"Now, Finch!" he shouted to his coachman, erupting in a torrent of movement, heaving his muscular body into the graying man and lashing out at the girl. Atop the carriage, the coachman swung up the pistol he carried beneath his seat while Rayne grabbed the one in the graying man's hands. He jerked it free, spun, and knocked the girl's arm upward just as she discharged her weapon, the gunfire shattering the stillness in the air.
"Run!" she ordered her companions. "Get the bloody hell outta here!" For a moment the pair stood frozen, watching her struggle in his grip, eyeing the pistol Finch pointed in their direction.
"First one moves is a dead man," the coachman warned.
"Run!" the girl shouted again, afraid more for her friends, it seemed, than she was for herself. "Y'll wind up in Newgate for sure!"
Her words galvanized the two into action, the boy diving forward toward the hedge, the older man spinning away, his big feet pounding against the earth.
"Halt, I say!" Finch waved the gun unsteadily, aimed, then pulled the trigger, the pistol shot echoing loudly. The big man tripped as he rounded the corner, but both of them kept running till they disappeared into the darkness.
"Let them go." Rayne tightened his hold on the girl's narrow waist, making her gasp for breath, but still she continued to fight him.
Even as he dragged her toward the carriage, she kicked and scratched, pounded his chest and tried to bite him. Cursing, he wrenched one of her arms behind her back, jerked open the carriage door and shoved her in, blocking her exit with his tall frame as he followed her inside.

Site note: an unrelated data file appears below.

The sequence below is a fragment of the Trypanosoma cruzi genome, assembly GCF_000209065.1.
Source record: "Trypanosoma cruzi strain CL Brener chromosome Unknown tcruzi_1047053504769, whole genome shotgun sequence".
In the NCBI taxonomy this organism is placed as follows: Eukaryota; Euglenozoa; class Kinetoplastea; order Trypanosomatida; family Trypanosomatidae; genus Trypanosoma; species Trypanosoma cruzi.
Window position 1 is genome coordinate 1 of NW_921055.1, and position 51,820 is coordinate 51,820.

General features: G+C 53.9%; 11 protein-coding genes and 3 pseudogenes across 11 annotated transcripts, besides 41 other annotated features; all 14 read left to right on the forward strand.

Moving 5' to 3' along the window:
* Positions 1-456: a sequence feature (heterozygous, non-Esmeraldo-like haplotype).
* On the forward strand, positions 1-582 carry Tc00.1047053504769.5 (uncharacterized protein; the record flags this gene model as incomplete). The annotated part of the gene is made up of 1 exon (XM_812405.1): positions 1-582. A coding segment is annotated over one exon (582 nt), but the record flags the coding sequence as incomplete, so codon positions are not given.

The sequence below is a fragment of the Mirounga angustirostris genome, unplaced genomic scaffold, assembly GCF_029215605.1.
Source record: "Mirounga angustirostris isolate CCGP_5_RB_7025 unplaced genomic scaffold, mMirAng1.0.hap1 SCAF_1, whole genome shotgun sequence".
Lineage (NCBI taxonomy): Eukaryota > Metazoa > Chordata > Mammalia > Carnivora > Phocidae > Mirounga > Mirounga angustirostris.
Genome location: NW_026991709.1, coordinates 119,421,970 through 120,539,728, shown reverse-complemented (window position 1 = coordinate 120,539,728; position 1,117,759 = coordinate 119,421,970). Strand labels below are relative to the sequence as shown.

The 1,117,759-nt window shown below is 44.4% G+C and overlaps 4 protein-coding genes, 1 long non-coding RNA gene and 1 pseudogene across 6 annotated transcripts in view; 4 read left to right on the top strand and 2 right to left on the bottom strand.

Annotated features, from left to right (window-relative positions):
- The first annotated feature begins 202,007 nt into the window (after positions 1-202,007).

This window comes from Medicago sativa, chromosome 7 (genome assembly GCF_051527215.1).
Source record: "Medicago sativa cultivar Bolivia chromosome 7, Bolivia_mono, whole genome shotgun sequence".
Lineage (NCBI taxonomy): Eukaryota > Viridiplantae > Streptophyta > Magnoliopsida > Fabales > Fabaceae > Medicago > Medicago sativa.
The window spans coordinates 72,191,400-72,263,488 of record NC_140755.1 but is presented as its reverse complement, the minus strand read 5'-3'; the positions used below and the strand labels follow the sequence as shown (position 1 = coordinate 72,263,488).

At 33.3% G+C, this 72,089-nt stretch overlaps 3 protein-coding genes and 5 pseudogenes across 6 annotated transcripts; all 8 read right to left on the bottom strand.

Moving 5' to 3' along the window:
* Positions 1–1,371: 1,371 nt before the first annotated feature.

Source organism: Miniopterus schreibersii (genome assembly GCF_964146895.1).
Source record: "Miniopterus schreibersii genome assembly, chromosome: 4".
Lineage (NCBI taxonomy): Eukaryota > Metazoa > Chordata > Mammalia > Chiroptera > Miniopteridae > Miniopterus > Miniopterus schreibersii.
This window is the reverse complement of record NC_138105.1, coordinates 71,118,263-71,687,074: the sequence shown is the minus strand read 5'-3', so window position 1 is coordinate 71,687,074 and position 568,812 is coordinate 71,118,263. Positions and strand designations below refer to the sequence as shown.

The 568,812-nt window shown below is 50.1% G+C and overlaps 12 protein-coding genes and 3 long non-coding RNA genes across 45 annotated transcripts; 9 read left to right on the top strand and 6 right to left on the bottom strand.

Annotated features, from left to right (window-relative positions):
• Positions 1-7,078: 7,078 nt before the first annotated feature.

"Get us the hell out of here," he called up to his driver, and the man whipped the horses away. The girl named Jo studied the inside of the carriage, eyed his hard, determined features, and lunged once more for the door.
"Oh, no you don't." Rayne grabbed a handful of her shiny black hair and hauled her backward, tossing her onto the seat on the opposite side of the carriage. "I'd advise you to sit there and behave," he warned, his voice cold and rough.
She watched him a moment, weighing her chances, the peaks of her breasts beneath the waistcoat rising and falling with each ragged intake of air. "I'm not swingin' from no gallows, y' bleedin' sod!"
He eyed her with a cool regard that belied his raging temper. "Maybe you and your friends should have considered that sooner."
"Bugger off, y' bastard!" Shrieking like a fishmonger's wife, she launched herself at him, her hands balled into fists, her slim feet kicking his shins, all the while calling him a string of vile names Rayne hadn't heard since his days in the army.